It is hard to think of another day – certainly one outside a recession – when so much bad economic news came in one single torrent.
Energy bills up by £700 (with more to come thereafter), interest rates raised, inflation set to exceed 7% for the first time in a generation and now households expected to face the worst year for their post-tax disposable incomes since, well, pretty much ever.
It is a deeply depressing economic cocktail, and while the chancellor’s measures are intended to reduce the pain somewhat – especially for lower income families – the most depressing thing is that there is only so much that can be done.
Reaction to Sunak’s help for households – follow live
For the reality is that Britain is locked in the very same flavour of crisis being faced not just here but across much of the world.
It is going too far to say this is “just” an energy crisis. There are all sorts of other things going on: the post-COVID recovery (and our consequent fiscal indebtedness), this country’s adjustment to Brexit, the impact of higher taxes and continued tightness in welfare spending.
All these factors contribute to what we’re facing right now. But ultimately, above all else, yes: this is an energy crisis.
And an energy crisis is an everything crisis.
Higher household bills – that’s energy. Higher food prices – that’s energy (after all, most nitrogen based fertiliser is made using, guess what, natural gas). Higher goods prices – that in large part is energy, since most industrial processes are deeply dependent on power and fuel. Higher transport costs – ditto.
Most other countries are facing a conjunction of these factors.
Inflation is at decadal highs elsewhere too. However, Britain has three other problems.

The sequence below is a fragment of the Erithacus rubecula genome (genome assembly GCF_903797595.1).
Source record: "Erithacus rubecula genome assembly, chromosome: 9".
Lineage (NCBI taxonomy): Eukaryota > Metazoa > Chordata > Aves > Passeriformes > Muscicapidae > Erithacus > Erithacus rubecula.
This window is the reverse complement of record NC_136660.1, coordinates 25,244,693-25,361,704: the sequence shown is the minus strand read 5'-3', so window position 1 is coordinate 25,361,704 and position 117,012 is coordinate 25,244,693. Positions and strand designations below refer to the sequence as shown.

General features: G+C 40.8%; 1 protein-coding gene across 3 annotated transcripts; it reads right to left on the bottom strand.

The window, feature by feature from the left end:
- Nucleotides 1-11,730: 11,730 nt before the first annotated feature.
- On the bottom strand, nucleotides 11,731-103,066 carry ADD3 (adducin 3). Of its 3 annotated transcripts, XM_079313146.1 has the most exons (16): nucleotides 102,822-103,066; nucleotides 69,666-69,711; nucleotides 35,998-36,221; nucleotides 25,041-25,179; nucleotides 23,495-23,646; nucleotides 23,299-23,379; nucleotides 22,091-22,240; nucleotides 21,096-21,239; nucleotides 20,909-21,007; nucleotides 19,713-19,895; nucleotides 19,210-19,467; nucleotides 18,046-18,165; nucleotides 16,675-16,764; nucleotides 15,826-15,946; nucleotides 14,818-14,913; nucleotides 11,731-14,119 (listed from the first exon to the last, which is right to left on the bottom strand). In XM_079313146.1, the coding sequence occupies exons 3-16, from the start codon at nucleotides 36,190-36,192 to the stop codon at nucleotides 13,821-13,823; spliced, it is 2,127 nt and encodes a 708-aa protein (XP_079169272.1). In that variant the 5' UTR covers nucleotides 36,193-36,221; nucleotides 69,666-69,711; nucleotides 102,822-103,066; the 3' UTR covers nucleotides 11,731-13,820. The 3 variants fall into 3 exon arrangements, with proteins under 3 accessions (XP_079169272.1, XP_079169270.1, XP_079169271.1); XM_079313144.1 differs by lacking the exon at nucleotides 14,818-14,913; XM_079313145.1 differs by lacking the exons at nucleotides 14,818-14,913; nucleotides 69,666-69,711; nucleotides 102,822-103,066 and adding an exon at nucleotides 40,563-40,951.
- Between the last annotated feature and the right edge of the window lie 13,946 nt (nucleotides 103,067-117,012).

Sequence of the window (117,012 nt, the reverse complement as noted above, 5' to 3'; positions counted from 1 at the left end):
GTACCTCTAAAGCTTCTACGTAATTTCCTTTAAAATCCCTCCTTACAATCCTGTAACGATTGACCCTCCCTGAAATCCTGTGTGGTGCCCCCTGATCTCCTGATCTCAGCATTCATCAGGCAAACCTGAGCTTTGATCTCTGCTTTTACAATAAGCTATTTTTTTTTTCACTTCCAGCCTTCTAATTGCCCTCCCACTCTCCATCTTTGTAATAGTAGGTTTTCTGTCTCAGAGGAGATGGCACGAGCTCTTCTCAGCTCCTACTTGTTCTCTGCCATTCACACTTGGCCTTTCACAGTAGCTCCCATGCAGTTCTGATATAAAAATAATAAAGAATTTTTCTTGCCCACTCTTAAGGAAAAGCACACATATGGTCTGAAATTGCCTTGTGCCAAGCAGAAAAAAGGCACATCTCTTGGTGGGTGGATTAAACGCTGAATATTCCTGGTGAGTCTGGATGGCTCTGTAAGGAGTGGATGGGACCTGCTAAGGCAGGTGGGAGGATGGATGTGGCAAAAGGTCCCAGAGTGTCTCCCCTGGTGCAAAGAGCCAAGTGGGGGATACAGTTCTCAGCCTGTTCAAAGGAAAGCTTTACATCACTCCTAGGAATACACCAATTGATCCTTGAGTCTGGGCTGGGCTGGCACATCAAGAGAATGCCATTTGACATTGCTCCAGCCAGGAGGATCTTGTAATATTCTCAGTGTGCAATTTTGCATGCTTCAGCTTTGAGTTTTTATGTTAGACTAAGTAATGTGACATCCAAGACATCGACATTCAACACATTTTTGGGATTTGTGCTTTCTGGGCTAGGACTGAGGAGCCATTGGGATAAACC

The first is Brexit, which has caused much less damage than many feared, but is nonetheless gnawing away at this country’s productivity.
The second is that this increase coincides with a sharp rise in taxes. British households will have to contend with higher bills from everything at the same time as they face higher taxes.
The third is that the Bank of England is raising interest rates faster than many other central banks – and faster than most economists had anticipated.
Put it all together: higher energy prices, higher food prices, higher interest rates and taxes, and at least half of all households’ typical spending is on the rise. It is an everything squeeze.
But the more profound question is whether any of these measures will do much to help.
Up until recently the Bank of England was insisting that there was nothing it could do to prevent higher imported and energy costs. Now it believes that it should raise interest rates anyway, if only to prevent those imported costs turning into higher domestic earnings.
The chancellor chose to move forward the Ofgem announcement to today so it could coincide with the Bank’s decision, with two consequences: first, that it would “kitchen sink” the bad news so it all came out at the same time. Second, so he could demonstrate that between his loan and grant scheme and the Bank of England’s policies, the UK’s authorities would take this cost of living crisis seriously.
His problem, however, is that it’s quite plausible that energy prices stay high – maybe even go higher in the coming months. It’s quite possible they fall rapidly, raising the question of whether today’s interest rate increase was surplus to requirements. In other words, for all Rishi Sunak’s attempts to demonstrate he has control of this crisis, it’s not clear he has any.
Instead, what matters is what happens to flows of gas around the world. What matters is what happens in Ukraine in the coming months. What matters is what happens with climate policy and energy policy. This is, I’m afraid, beyond the control of anyone in Whitehall or on Threadneedle Street.